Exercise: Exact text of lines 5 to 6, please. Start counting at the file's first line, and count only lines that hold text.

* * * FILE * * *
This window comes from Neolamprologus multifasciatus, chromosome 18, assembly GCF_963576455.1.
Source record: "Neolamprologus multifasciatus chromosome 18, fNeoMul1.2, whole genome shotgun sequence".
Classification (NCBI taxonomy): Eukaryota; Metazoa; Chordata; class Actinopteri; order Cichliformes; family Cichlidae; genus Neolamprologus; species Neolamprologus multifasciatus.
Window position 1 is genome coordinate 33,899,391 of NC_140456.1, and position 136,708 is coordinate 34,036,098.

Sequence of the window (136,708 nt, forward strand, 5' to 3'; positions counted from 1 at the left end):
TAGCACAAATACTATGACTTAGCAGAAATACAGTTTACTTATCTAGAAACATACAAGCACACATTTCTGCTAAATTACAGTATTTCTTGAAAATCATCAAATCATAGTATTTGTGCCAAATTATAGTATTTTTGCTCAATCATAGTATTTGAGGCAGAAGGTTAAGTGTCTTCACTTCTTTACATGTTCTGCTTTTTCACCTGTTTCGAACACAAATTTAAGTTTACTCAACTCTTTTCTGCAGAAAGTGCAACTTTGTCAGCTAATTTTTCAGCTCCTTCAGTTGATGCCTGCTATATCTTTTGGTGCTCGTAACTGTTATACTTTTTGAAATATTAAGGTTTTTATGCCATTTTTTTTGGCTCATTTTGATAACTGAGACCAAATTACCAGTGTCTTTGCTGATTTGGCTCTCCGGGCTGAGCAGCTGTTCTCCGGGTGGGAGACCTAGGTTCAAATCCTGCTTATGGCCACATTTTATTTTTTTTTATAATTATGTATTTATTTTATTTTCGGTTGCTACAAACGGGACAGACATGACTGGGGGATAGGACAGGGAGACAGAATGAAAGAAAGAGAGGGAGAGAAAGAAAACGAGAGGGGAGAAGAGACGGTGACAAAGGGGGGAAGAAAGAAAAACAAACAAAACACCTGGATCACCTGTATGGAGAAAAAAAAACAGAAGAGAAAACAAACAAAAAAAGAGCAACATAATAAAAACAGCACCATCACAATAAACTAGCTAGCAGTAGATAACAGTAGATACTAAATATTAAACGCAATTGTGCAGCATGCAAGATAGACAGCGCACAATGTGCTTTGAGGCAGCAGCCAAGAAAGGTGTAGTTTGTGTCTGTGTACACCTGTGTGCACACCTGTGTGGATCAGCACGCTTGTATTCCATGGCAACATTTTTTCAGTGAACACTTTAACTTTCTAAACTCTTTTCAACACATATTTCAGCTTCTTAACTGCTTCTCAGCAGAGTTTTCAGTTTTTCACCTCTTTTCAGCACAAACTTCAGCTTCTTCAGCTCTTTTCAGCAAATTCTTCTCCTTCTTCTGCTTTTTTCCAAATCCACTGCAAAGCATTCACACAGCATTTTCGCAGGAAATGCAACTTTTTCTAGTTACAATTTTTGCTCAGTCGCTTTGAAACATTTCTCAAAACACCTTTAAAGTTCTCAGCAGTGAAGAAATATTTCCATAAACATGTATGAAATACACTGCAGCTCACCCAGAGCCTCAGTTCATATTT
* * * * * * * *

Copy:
Sequence of the window (136,708 nt, forward strand, 5' to 3'; positions counted from 1 at the left end):
TAGCACAAATACTATGACTTAGCAGAAATACAGTTTACTTATCTAGAAACATACAAGCACACATTTCTGCTAAATTACAGTATTTCTTGAAAATCATCAAATCATAGTATTTGTGCCAAATTATAGTATTTTTGCTCAATCATAGTATTTGAGGCAGAAGGTTAAGTGTCTTCACTTCTTTACATGTTCTGCTTTTTCACCTGTTTCGAACACAAATTTAAGTTTACTCAACTCTTTTCTGCAGAAAGTGCAACTTTGTCAGCTAATTTTTCAGCTCCTTCAGTTGATGCCTGCTATATCTTTTGGTGCTCGTAACTGTTATACTTTTTGAAATATTAAGGTTTTTATGCCATTTTTTTTGGCTCATTTTGATAACTGAGACCAAATTACCAGTGTCTTTGCTGATTTGGCTCTCCGGGCTGAGCAGCTGTTCTCCGGGTGGGAGACCTAGGTTCAAATCCTGCTTATGGCCACATTTTATTTTTTTTTATAATTATGTATTTATTTTATTTTCGGTTGCTACAAACGGGACAGACATGACTGGGGGATAGGACAGGGAGACAGAATGAAAGAAAGAGAGGGAGAGAAAGAAAACGAGAGGGGAGAAGAGACGGTGACAAAGGGGGGAAGAAAGAAAAACAAACAAAACACCTGGATCACCTGTATGGAGAAAAAAAAACAGAAGAGAAAACAAACAAAAAAAGAGCAACATAATAAAAACAGCACCATCACAATAAACTAGCTAGCAGTAGATAACAGTAGATACTAAATATTAAACGCAATTGTGCAGCATGCAAGATAGACAGCGCACAATGTGCTTTGAGGCAGCAGCCAAGAAAGGTGTAGTTTGTGTCTGTGTACACCTGTGTGCACACCTGTGTGGATCAGCACGCTTGTATTCCATGGCAACATTTTTTCAGTGAACACTTTAACTTTCTAAACTCTTTTCAACACATATTTCAGCTTCTTAACTGCTTCTCAGCAGAGTTTTCAGTTTTTCACCTCTTTTCAGCACAAACTTCAGCTTCTTCAGCTCTTTTCAGCAAATTCTTCTCCTTCTTCTGCTTTTTTCCAAATCCACTGCAAAGCATTCACACAGCATTTTCGCAGGAAATGCAACTTTTTCTAGTTACAATTTTTGCTCAGTCGCTTTGAAACATTTCTCAAAACACCTTTAAAGTTCTCAGCAGTGAAGAAATATTTCCATAAACATGTATGAAATACACTGCAGCTCACCCAGAGCCTCAGTTCATATTT